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Queensland Reds flanker Liam Gill suspended for two weeks after body slam on Brumbies’ Nic White

QUEENSLAND Reds flanker Liam Gill has been suspended for two weeks for his reckless wrestling-style tackle on ACT Brumbies halfback Nic White.
SANZAR judicial officer Robert Stelzner accepted a guilty plea for the lifting tackle which cost Gill a yellow card at Suncorp Stadium last Saturday night.
Brumbies coach Steve Larkham said post-match “it was more dangerous” than a yellow card when pushing for a citing.
Gill’s ban means he will miss Friday week’s clash against South Africa’s Lions at Suncorp Stadium when playmaker Quade Cooper is set to return from his broken collarbone.
The two-week ban also covers Saturday’s Sunnybank-Brothers club game in Brisbane, a match Gill was never going to play.
Gill’s blemish-free record without a citing at Test, Super Rugby and Australian Under-20 level earned a 50 per cent reduction in penalty. He has been suspended from all forms of the game up to and including March 28.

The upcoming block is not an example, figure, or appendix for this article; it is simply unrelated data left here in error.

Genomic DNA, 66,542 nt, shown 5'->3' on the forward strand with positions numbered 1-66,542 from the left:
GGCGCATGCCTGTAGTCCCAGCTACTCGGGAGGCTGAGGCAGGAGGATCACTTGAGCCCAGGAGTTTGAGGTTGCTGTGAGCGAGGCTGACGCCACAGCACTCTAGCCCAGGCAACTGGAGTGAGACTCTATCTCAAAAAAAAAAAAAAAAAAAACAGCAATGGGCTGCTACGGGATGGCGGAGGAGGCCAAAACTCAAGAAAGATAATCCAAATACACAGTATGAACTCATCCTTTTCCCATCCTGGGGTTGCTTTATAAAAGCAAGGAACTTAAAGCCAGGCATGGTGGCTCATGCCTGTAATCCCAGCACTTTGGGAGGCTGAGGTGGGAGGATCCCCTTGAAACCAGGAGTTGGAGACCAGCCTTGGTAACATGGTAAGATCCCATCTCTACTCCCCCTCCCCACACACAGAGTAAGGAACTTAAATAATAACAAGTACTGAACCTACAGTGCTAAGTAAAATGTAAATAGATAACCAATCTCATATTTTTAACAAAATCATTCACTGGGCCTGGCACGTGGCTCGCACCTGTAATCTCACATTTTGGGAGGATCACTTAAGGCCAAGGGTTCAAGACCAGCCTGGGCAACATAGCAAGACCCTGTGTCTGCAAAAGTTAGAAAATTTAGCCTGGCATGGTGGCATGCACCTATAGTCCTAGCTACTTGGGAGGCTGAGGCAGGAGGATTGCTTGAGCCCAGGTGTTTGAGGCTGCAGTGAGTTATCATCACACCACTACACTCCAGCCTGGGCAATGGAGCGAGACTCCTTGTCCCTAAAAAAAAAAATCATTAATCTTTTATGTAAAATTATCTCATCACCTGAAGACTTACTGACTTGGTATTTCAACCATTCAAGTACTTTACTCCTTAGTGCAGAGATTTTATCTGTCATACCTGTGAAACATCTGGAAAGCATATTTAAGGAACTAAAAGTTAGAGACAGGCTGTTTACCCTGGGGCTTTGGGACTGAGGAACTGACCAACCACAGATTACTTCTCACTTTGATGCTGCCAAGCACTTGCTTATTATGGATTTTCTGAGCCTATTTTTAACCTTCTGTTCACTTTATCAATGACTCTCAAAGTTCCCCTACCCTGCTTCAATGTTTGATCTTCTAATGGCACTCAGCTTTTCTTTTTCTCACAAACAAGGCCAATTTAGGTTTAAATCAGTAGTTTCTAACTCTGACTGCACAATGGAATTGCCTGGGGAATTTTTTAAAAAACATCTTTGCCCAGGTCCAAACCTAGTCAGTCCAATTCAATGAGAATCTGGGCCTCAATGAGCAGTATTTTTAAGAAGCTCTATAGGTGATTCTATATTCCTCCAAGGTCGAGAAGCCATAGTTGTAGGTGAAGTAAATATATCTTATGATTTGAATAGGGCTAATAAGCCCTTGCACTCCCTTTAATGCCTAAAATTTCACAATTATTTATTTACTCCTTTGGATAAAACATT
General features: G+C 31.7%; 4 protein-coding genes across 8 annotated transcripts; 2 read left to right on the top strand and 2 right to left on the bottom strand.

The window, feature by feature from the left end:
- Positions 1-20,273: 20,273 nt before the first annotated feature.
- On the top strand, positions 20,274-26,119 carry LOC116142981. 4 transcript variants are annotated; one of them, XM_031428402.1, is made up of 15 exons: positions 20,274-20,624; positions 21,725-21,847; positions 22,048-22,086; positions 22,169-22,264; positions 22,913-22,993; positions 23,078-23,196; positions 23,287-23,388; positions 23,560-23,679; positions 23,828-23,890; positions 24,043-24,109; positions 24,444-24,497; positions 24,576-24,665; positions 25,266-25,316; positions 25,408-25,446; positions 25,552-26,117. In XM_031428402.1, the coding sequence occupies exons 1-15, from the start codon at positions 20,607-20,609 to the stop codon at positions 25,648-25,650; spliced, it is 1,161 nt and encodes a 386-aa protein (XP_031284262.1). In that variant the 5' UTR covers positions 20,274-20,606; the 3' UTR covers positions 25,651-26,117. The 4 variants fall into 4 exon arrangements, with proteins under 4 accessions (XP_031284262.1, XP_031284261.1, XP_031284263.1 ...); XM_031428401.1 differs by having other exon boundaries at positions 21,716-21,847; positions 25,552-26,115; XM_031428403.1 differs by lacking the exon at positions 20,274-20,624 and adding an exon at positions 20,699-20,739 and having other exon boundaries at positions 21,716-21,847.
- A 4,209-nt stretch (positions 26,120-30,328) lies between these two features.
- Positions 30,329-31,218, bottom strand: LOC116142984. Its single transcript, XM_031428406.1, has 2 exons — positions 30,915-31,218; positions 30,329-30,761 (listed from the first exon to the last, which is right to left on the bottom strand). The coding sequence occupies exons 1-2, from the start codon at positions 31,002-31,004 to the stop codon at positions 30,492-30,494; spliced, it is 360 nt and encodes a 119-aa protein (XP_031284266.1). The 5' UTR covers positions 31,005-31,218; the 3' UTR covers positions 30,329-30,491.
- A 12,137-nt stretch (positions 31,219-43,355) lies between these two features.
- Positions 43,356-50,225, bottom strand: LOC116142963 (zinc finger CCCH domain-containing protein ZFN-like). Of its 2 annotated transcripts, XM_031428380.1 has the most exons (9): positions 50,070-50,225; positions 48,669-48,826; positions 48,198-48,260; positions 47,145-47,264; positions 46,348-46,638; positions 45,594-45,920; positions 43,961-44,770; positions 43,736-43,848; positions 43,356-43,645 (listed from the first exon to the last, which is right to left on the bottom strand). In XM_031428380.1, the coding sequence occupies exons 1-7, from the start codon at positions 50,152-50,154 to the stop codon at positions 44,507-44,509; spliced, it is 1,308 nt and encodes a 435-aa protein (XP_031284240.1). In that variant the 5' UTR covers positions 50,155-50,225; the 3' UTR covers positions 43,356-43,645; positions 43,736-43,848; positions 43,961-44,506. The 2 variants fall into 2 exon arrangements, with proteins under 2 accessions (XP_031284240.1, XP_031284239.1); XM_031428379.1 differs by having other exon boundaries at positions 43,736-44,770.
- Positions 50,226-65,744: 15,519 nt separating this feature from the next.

The tackle lifted and flipped White like a rugby version of wrestling’s powerbomb manoeuvre.
In his ruling, Stelzner said he considered the tackle to be at the lower-end entry point for a lifting tackle sanction.
“The incident was indeed a lifting tackle, but given its unusual features, it did not warrant an increase from the entry level sanction to serve as a deterrent, which would have been the case had it been the more usual type of ‘tip tackling’ performed on a player running with the ball,” Stelzner said.
“The lifting tackle in this case occurred in a ruck when the player pulled his opponent, who was lying over the ball, out of the ruck, lifted and turned him through the horizontal over his hip causing his opponent to cartwheel before hitting the ground.
“The player conceded that the lifting and turning of his smaller opponent placed the opponent at risk of serious injury. The player stated he acted out of frustration and ‘instinctively’ in his attempts to contest for the ball.
“The tackle was reckless, carried with it a real risk of serious injury, but at the same time was not the normal type of lifting tackling in which the player’s momentum adds to the danger.
“There was no driving of the player into the ground. The tackled player was able to continue playing after the incident.

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